Voices from Shanghai: Jewish Exiles in Wartime China - Chicago Scholarship
A remarkable collection of the letters, diary entries, poems, and short stories composed by these refugees in the years after they landed in China, Voices from Shanghai fills a gap in our historical understanding of what happened to so many Jews who were forced to board the first ship bound for anywhere.
Once they arrived, the refugees learned to navigate the various languages, belief systems, and ethnic traditions they encountered in an already booming international city, and faced challenges within their own community based on disparities in socioeconomic status, levels of religious observance, urban or rural origin, and philosophical differences.
Recovered from archives, private collections, and now-defunct newspapers, these fascinating accounts make their English-languge debut in this volume. A rich new take on Holocaust literature, Voices from Shanghai reveals how refugees attempted to pursue a life of creativity despite the hardships of exile. See All Customer Reviews.
Shop Books. Read an excerpt of this book! Add to Wishlist. USD Sign in to Purchase Instantly. Usually ships within 6 days. Overview When Hitler came to power and the German army began to sweep through Europe, almost 20, Jewish refugees fled to Shanghai.
Show More. The literary testimonies by Expressionist writers of the enchanting and also tortured mingling of Chinese and European culture that characterized Shanghai during the Second World War opens up for us a forgotten chapter of the Holocaust.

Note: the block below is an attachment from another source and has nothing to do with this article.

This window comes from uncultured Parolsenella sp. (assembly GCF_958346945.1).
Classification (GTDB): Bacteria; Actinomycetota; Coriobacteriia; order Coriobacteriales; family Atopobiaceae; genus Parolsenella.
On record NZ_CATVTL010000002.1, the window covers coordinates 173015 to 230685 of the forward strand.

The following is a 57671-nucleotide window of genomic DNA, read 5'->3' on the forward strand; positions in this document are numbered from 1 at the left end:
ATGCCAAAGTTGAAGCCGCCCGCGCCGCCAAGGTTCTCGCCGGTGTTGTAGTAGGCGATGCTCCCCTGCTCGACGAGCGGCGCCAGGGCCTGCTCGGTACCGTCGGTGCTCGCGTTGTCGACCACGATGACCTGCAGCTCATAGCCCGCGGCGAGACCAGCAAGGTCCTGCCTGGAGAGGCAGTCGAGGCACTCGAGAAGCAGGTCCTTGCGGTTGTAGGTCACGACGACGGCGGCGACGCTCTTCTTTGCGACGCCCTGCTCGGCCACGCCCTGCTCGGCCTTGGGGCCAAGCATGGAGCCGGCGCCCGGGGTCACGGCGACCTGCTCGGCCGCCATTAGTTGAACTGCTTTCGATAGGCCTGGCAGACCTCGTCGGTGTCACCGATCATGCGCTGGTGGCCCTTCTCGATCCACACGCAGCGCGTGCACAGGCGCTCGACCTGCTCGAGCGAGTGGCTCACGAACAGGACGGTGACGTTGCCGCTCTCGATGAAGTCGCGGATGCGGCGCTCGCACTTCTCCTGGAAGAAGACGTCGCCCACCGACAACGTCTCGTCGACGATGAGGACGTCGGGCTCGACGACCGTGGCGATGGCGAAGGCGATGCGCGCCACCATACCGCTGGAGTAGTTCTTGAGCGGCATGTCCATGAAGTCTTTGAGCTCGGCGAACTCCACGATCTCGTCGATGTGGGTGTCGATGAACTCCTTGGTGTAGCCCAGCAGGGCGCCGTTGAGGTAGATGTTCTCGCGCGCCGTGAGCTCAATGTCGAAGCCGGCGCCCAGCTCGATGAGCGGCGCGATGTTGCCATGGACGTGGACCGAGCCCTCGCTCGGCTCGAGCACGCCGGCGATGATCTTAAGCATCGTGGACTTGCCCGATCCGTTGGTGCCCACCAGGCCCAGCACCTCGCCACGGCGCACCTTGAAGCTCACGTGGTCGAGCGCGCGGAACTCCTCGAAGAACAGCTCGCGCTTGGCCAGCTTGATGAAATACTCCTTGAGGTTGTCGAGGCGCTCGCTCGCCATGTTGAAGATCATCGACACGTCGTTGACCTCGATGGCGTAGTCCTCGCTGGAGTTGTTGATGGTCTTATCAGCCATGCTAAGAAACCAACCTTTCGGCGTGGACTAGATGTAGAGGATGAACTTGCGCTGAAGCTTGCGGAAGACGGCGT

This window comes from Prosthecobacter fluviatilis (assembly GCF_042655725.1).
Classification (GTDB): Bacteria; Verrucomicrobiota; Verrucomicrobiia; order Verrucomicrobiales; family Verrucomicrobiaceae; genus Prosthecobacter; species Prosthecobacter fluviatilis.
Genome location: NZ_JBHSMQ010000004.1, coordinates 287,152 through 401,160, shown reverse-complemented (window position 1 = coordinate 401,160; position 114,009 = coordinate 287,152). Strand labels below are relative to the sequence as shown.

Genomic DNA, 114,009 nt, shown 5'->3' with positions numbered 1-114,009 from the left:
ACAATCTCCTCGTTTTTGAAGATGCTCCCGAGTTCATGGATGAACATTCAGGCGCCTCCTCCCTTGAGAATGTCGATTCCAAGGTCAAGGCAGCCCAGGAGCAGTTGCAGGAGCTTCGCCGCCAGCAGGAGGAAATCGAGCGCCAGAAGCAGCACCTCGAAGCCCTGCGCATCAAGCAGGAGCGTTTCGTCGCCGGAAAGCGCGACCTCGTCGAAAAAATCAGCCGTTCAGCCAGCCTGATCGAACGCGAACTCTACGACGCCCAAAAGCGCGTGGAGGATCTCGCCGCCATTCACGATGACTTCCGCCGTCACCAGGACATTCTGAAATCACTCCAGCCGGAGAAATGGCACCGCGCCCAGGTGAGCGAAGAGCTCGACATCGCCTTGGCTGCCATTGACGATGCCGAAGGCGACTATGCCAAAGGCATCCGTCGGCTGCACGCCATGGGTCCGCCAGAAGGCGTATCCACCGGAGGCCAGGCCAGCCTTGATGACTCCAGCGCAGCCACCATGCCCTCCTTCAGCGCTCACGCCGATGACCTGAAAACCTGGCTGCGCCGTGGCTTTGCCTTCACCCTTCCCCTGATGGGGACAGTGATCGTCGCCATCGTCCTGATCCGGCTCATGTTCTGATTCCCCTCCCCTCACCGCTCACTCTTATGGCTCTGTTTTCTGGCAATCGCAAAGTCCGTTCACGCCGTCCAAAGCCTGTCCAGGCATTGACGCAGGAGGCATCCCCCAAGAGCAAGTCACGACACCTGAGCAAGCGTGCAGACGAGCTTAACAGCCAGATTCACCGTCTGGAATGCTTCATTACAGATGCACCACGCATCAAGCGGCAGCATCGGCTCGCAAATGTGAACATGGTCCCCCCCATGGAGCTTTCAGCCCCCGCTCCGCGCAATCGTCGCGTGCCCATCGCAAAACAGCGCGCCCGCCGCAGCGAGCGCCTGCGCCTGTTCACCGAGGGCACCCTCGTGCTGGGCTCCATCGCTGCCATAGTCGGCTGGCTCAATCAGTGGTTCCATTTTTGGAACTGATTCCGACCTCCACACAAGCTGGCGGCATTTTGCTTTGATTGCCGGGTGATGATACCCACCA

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I am confident that this book will be favorably received by scholars of China and the Holocaust as well as the wider reading public. Without this valuable record, a revealing piece of history might have gone unrecorded.
Sinologist Irene Eber gives a marvelously fresh and enlightening overview of Jewish history in Shanghai, highlighting the complexity of Holocaust refugees interacting not only with Chinese culture and the Japanese occupation, but also with other Jews from strikingly varied cultural backgrounds. As a native speaker of Yiddish, Eber has poured her heart into these sensitive translations, which document the personal and cultural diversity of the writers and their remarkable ingenuity, creativity and resilience.
Voices from Shanghai
All writers and readers of history can learn a valuable lesson from Eber. Countless emotions are conveyed in these pages: both humor and anger over the situation; joy about being alive, but frustration about being unable to rise above certain circumstances; and fear, even depression and, at times, crippling inertia. Anthropology: Cultural and Social Anthropology. Asian Studies: East Asia. History: Asian History European History.
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Voices from Shanghai Jewish Exiles in Wartime China
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